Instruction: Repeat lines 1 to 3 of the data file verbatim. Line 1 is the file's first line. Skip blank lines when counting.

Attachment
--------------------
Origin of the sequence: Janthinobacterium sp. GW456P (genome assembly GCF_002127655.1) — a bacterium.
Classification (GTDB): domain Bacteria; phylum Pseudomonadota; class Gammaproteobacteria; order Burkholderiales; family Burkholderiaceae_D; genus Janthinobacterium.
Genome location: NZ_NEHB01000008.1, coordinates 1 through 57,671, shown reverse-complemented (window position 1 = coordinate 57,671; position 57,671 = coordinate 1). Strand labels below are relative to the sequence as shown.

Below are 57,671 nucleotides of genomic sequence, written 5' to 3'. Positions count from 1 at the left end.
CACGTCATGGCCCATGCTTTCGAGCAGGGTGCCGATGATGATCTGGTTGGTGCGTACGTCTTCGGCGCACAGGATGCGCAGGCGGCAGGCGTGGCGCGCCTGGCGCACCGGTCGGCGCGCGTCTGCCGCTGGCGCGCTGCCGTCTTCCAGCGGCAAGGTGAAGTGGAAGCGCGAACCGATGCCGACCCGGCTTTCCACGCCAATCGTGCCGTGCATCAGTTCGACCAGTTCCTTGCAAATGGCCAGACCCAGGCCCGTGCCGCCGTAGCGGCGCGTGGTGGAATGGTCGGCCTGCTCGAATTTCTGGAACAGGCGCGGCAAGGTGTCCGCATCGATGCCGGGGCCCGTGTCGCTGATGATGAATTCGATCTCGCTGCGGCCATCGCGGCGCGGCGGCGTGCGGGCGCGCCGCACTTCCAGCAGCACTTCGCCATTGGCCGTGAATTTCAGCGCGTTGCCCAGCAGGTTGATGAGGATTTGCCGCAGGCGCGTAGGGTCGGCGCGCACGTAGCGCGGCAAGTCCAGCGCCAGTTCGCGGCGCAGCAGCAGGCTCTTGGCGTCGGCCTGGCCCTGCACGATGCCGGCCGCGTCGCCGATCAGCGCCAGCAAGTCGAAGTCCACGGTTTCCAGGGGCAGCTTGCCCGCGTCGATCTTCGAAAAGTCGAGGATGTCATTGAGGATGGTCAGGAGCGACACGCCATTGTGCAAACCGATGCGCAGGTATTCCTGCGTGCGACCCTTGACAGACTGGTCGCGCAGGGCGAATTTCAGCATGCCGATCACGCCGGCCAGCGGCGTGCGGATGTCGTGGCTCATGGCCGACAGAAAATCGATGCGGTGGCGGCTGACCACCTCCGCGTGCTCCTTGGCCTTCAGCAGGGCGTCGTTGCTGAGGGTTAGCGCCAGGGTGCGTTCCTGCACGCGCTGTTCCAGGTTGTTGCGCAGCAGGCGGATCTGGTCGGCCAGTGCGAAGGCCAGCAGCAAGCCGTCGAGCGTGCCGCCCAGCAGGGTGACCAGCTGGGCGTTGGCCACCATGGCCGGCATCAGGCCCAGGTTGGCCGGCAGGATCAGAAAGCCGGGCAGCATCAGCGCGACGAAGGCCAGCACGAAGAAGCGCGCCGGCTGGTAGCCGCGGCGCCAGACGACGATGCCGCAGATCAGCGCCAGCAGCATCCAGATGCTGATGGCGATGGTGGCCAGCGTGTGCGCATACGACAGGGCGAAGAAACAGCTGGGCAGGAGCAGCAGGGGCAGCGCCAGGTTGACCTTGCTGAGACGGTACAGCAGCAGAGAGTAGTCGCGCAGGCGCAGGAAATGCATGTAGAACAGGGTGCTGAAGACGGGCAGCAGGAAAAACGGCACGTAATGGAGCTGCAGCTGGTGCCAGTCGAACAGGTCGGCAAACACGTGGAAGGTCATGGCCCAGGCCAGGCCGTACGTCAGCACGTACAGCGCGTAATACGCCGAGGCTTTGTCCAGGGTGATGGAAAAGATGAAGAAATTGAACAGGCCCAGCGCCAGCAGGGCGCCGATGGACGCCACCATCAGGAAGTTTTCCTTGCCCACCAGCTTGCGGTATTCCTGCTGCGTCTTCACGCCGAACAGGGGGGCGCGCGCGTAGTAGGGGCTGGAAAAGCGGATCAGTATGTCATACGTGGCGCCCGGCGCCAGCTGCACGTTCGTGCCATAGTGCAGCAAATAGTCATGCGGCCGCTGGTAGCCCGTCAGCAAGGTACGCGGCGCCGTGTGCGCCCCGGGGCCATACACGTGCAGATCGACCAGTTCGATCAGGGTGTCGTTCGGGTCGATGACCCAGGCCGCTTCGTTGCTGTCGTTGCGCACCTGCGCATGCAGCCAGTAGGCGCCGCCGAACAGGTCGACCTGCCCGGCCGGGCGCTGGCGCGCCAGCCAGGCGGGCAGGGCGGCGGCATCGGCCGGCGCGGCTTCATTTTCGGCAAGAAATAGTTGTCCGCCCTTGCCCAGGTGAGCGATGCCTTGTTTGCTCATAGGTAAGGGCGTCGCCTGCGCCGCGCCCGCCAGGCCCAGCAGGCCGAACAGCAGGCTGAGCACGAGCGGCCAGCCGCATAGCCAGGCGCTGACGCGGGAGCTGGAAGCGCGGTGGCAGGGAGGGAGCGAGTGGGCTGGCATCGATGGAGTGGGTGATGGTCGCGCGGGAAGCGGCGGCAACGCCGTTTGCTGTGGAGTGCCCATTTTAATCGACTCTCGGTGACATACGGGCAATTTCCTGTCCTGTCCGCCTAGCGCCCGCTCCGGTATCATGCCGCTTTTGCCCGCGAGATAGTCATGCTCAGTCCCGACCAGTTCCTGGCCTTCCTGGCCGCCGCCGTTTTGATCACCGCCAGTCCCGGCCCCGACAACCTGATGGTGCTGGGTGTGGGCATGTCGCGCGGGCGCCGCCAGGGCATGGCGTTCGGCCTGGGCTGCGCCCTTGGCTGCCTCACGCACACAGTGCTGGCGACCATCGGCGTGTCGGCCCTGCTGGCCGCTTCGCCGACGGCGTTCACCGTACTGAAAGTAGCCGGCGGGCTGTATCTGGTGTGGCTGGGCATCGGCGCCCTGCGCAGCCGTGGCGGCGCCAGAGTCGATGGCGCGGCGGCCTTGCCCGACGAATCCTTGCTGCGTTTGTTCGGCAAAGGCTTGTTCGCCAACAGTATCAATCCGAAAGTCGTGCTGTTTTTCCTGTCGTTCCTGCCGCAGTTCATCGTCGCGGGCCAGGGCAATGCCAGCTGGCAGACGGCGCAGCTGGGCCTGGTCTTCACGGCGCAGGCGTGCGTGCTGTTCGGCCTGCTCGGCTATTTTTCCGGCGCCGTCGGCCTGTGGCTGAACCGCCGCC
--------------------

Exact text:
Origin of the sequence: Janthinobacterium sp. GW456P (genome assembly GCF_002127655.1) — a bacterium.
Classification (GTDB): domain Bacteria; phylum Pseudomonadota; class Gammaproteobacteria; order Burkholderiales; family Burkholderiaceae_D; genus Janthinobacterium.
Genome location: NZ_NEHB01000008.1, coordinates 1 through 57,671, shown reverse-complemented (window position 1 = coordinate 57,671; position 57,671 = coordinate 1). Strand labels below are relative to the sequence as shown.